As he got older and his health began to fade I began to realize that his days with me would be coming to an end. It was sad to think that someday he would be gone.
Even though he has been gone for some time now, I can still remember the intense pain and the loneliness that accompanied the loss of my best friend. I still think about him everyday, and I remember all of the good times we shared together.
These tips on coping with grief, and the difficult decisions you face upon the loss of a peet may be of some help to you. They were for me.
1). Directly following the loss of your dog, it is completely normal to feel intense grief and sorrow. Some people (mostly those who have never owned a dog) may try to tell you that it’s silly, crazy, or overly sentimental to grieve for your dog! Don’t listen to them!
Every dog owner knows that no matter how many, or how few, years you have spent together, a dog becomes a significant part of your life. They become a source of comfort, companionship, and friendship. They give unconditional love and acceptance and they fill our lives with fun and joy. So don’t worry if you feel devastated by the loss of this kind of a relationship.
People who don’t understand the “dog and owner” bond will probably not understand your pain. The only thing that really matters is how you feel. Never let others tell you how you should feel. It may be extremely painful to loose your dog, but remember, you are not alone. Thousands of dog owners have gone through the same feelings. You may want to join a pet forum or area group so you can share your thought with other people who understand.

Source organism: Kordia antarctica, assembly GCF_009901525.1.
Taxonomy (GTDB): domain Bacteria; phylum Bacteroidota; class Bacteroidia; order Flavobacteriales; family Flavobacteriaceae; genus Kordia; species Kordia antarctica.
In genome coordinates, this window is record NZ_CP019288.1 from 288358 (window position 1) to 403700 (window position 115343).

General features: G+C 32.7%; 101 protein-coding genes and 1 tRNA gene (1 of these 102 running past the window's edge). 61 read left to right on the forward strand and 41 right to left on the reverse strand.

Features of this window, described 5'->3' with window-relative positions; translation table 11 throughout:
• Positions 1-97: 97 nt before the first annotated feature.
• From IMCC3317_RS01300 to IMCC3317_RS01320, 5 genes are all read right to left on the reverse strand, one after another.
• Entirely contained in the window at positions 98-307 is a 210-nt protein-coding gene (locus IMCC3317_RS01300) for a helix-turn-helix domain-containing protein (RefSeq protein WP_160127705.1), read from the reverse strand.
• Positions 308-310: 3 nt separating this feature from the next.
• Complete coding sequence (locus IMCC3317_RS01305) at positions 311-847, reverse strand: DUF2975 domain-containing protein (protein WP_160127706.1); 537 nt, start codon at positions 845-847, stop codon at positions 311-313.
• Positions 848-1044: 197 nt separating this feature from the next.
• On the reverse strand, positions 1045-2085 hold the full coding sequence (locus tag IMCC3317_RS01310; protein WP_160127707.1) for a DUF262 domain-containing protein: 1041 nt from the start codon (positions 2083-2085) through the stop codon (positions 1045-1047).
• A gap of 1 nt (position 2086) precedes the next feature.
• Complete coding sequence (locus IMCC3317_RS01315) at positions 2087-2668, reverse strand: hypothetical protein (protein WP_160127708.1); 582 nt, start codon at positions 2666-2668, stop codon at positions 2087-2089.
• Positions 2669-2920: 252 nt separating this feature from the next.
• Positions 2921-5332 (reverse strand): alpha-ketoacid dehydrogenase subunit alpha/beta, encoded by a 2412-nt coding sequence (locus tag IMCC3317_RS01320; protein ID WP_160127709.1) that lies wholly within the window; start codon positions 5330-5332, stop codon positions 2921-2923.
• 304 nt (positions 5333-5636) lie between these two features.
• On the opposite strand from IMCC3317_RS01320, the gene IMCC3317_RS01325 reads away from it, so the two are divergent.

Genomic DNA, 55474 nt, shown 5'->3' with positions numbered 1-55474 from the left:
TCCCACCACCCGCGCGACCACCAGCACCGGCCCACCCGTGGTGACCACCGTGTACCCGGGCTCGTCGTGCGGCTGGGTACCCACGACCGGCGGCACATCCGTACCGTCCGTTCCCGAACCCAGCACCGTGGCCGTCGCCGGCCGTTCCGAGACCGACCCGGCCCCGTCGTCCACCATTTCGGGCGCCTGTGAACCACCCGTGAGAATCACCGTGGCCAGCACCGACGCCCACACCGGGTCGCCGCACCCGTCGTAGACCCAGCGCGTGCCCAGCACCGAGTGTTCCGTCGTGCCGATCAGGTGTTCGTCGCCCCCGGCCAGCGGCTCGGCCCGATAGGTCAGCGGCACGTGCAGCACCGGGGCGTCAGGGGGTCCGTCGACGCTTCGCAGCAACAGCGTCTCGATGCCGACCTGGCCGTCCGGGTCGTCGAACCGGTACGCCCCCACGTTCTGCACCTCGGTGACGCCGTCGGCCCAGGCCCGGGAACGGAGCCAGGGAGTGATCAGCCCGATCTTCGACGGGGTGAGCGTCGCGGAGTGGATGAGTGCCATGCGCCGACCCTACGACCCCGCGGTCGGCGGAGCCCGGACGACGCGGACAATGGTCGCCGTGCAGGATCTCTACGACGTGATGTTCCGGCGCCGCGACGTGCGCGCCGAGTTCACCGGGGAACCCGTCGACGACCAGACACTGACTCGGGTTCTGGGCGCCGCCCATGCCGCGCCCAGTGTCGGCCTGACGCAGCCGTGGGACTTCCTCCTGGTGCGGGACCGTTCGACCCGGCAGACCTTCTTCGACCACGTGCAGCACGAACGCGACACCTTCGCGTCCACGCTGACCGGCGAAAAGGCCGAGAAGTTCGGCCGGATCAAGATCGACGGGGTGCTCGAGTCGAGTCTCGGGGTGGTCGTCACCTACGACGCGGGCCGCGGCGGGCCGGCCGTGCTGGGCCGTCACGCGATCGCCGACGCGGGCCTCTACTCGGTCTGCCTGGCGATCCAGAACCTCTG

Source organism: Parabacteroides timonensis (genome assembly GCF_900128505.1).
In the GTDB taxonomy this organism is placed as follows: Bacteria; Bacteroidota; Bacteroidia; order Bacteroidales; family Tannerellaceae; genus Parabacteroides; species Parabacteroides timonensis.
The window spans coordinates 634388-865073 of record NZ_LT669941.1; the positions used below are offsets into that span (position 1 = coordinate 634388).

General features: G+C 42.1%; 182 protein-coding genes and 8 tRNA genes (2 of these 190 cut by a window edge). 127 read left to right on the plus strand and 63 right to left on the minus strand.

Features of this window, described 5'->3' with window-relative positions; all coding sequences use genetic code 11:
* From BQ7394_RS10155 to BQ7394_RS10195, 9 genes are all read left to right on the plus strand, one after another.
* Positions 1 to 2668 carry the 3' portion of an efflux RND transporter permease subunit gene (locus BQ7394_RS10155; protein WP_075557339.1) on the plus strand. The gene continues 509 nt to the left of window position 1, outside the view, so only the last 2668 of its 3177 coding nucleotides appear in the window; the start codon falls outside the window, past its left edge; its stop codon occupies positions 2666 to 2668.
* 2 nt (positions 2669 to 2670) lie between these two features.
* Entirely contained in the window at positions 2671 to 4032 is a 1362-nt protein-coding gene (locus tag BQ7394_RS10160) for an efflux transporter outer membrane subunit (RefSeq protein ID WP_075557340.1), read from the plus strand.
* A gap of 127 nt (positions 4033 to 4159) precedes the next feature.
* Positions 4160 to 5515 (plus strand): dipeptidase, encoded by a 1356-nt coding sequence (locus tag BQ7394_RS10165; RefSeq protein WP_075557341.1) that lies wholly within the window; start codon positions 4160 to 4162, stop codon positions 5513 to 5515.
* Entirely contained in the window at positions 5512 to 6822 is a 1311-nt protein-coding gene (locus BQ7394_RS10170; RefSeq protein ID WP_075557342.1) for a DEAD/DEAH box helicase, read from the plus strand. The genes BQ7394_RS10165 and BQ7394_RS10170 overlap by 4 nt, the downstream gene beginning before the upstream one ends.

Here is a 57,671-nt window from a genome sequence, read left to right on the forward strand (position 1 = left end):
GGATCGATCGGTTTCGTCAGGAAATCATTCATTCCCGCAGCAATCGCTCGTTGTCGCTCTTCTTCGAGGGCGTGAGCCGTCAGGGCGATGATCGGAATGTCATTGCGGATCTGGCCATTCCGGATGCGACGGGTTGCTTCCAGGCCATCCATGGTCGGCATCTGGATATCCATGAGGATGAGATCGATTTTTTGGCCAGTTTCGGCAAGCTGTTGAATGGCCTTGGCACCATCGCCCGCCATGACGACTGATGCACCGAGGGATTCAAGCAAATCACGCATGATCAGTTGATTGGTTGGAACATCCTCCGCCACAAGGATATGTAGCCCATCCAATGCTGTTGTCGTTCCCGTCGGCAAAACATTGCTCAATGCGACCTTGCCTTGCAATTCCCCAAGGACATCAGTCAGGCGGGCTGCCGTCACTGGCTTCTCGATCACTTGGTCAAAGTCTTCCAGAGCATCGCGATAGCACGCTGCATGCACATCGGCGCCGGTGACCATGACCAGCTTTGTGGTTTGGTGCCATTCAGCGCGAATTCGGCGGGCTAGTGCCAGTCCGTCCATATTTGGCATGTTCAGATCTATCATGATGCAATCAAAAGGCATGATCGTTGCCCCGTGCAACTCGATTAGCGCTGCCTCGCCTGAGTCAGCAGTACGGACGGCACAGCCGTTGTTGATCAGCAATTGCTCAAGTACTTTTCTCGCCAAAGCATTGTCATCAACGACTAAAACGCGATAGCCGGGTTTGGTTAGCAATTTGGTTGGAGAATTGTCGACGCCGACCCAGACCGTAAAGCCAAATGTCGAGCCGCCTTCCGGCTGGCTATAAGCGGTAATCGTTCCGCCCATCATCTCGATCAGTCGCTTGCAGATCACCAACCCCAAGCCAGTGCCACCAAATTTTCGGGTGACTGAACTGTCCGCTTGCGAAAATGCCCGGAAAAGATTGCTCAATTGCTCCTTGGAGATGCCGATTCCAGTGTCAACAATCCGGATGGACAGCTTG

2). We all deal with the feelings of grief in different ways. Sorrow and loss may also be accompanied by a lot of different emotions:
Guilt may occur if you somehow feel responsible for your dog’s death. The thought: “if had only been done something differently”, always seams to go through one’s mind. A lot of us go through this, but it isn’t fair to put yourself through guilt because of a accident or illness that claimed your dog’s life. To resolve your grief, it’s best tell yourself that you did your very best for the dog and then move on.
You may go through a period of denial. Denial is not accepting that your dog is really gone. It may be hard to except that your dog won’t greet you when you come home, or that you don’t need to feed it’s meals anymore. Some owners carry this to great extremes. They fear that their dog is still alive and suffering somewhere. Others may find it hard to get a new pet because they fell that they are being disloyal to the dog they recently lost.
Some people have feeling of anger. It may be directed at an illness, or the driver of a car that hit your pet. It could even be directed at the veterinarian who “did everything he could” but couldn’t save its life. Sometimes it is justified, but when it is carried to far it make it hard for you to resolving your grief.
Depression is a natural part of the grieving process. Prolonged depression leaves you powerless to work through your feelings. Extreme depression can cause you to loose your motivation and energy. This causes you to dwell on your sorrow even more.
Acceptance is the last stage in the grieving process. At some point you learn to accept and deal with the reality of your loss. Acceptance doesn’t necessarily mean that you will instantly be happy again. Given the pain and turmoil you have experienced, you may never return to the carefree mood that existed before this tragedy. You will find a way forward and this is commonly known as emotional growth.
3). Dealing with your feelings is all about being honest about them. Denying your feelings of pain, anger, guilt or depression is only going to make it harder to move on with your life. By examining and coming to terms with your feelings you can begin to work through them.